The ART unit has a “clipping” light on the front. It seems it is actually a clip warning light, flashing from green to red when the levels are close to or actually clipping. It flashes red sometimes when the Wave Repair meters measure less than zero Db.

My initial impression is positive (I do not use the phono equalizer on the ART unit so I won’t comment on that). It looks like this will take the place of my standalone Pioneer PDR-609 CD recorder. I will have more portability also. The unit itself is compact, with a metal case and rubber side and foot pieces which will not scratch anything. It also has optical in and out, and SPDIF digital audio in. I will probably try the optical out to connect to an optical in jack on my receiver, but I haven’t tried it yet.

Powered from USB port or external wall wart power supply (included).

It works. And it has a built-in mm phono section for those who may not have a phono section on their audio preamp/receiver.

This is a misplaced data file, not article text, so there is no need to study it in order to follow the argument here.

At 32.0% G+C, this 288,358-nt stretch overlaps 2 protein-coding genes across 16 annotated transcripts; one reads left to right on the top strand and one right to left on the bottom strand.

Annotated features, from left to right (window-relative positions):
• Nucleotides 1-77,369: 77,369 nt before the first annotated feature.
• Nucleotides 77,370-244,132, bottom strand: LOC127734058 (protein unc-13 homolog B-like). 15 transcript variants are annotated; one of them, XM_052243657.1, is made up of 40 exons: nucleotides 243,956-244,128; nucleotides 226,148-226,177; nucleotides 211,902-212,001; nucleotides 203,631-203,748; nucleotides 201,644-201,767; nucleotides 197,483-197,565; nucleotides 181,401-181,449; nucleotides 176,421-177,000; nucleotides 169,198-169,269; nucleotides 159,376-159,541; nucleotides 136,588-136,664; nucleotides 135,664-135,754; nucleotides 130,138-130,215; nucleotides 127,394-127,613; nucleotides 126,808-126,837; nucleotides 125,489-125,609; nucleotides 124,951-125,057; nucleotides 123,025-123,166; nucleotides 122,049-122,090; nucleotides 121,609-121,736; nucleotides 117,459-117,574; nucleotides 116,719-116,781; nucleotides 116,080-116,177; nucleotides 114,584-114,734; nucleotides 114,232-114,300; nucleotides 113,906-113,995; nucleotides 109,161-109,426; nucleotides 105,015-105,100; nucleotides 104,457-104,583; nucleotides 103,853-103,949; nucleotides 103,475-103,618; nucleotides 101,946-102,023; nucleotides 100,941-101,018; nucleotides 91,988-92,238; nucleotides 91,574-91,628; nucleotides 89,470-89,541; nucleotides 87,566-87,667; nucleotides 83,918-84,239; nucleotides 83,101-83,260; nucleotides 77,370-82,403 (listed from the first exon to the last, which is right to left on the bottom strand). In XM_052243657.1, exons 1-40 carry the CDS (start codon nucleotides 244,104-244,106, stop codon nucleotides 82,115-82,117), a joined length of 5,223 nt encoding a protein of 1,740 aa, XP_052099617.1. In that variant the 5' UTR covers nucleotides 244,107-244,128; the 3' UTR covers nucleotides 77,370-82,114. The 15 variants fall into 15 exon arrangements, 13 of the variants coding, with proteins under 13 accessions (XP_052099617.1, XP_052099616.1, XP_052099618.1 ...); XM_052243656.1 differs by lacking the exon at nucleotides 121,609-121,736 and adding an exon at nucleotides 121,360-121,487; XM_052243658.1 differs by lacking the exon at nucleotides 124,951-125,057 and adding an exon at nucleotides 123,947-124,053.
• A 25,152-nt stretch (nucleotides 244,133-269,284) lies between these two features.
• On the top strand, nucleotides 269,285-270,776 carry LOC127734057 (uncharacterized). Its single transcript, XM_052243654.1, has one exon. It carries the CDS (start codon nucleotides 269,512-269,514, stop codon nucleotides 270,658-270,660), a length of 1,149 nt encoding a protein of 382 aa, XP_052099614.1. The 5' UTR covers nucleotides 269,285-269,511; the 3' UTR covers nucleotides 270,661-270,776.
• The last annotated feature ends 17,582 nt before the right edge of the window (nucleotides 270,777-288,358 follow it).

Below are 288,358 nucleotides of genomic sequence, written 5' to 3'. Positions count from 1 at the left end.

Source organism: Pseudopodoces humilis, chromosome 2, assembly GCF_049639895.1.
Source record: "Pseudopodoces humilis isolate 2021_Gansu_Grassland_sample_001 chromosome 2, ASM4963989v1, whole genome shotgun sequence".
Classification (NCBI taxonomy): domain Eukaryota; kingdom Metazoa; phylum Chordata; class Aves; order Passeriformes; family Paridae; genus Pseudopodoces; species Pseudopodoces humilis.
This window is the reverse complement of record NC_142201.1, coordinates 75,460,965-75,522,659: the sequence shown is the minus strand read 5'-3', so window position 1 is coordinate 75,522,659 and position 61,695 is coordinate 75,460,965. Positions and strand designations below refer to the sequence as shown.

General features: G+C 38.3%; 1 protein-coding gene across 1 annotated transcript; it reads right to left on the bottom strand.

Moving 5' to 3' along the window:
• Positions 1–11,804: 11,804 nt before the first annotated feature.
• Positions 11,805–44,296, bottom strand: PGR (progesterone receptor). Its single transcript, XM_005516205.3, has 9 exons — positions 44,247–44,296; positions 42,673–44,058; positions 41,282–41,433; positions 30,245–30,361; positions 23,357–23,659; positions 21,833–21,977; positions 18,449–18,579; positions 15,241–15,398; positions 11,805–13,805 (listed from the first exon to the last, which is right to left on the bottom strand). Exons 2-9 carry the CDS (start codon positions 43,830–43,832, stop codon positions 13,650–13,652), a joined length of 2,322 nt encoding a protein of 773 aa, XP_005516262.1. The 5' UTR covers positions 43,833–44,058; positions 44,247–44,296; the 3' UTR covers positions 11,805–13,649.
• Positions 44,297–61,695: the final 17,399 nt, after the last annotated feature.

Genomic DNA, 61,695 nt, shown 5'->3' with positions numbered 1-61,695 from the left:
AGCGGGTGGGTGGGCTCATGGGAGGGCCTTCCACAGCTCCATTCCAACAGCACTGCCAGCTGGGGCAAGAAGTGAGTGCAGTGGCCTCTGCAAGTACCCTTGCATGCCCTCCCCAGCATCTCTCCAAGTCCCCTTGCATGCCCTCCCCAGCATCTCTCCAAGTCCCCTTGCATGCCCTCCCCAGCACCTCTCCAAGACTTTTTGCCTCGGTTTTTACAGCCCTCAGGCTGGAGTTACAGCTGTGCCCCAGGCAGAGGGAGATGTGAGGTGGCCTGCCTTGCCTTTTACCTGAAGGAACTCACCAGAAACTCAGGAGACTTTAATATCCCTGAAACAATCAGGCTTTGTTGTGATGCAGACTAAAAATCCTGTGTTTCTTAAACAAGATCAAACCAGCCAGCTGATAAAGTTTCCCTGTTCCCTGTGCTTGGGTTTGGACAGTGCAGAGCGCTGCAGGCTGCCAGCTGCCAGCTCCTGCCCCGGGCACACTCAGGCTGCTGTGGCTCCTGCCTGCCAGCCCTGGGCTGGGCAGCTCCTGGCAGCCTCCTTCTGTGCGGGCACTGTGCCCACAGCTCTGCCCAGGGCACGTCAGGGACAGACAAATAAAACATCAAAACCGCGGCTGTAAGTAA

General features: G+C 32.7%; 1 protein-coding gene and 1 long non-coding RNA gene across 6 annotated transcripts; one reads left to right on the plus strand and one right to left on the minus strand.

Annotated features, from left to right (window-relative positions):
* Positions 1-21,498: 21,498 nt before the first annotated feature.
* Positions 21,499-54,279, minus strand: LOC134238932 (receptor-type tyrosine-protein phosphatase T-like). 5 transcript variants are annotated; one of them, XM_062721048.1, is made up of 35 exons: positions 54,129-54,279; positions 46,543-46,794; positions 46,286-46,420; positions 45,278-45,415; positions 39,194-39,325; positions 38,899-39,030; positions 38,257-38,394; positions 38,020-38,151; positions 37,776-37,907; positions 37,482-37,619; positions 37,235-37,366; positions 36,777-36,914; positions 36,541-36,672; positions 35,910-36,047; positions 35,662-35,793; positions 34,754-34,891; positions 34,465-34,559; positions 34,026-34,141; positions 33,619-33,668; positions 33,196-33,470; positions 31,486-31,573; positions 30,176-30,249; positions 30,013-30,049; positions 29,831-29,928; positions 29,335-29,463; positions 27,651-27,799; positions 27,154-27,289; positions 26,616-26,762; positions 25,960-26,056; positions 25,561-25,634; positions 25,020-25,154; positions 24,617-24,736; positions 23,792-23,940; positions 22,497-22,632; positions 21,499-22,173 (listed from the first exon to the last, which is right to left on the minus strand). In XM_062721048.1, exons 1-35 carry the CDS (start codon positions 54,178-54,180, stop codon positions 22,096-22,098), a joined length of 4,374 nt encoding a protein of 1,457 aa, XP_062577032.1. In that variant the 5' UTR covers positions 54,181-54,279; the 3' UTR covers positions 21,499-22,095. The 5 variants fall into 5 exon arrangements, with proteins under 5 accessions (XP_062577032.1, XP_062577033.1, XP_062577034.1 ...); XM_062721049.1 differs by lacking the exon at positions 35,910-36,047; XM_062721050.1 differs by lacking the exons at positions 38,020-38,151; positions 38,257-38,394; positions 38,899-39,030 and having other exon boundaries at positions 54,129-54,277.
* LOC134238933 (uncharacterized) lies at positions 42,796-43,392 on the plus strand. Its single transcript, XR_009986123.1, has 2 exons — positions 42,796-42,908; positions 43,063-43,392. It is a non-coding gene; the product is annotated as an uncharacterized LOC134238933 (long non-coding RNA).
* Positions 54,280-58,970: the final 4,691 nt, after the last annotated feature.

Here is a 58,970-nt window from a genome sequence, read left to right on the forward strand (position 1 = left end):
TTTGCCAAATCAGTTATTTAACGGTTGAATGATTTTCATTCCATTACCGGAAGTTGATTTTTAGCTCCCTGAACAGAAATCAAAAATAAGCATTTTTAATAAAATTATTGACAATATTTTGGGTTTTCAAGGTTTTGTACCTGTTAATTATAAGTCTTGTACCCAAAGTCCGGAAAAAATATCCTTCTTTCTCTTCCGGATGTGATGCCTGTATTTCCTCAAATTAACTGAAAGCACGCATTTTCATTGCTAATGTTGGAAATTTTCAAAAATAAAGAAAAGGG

Cheers, gamma1 :eek:

Sound like it operates almost exactly the same as the Xitel INport USB system. Have fun playing around with it!

I just downloaded the Wave Repair trial software this weekend and have been using the crackle and noise reduction, equaliser and declicking functions on some old Ska recordings from 50s and 60, plus original (read low quality :slight_smile: ) punk recordings from 1970s. Good results so far, although I am still learning the software. Many thanks for recommendation - it is better than my previous for wav files that need some work.
Also, the guy who wrote the software has a lot of info on his web page about recording from vinyl, and is really fair about giving you a proper free trial (rather that a limiter function trial). It is very likely that I wil buy the full version of this at the end of the trial.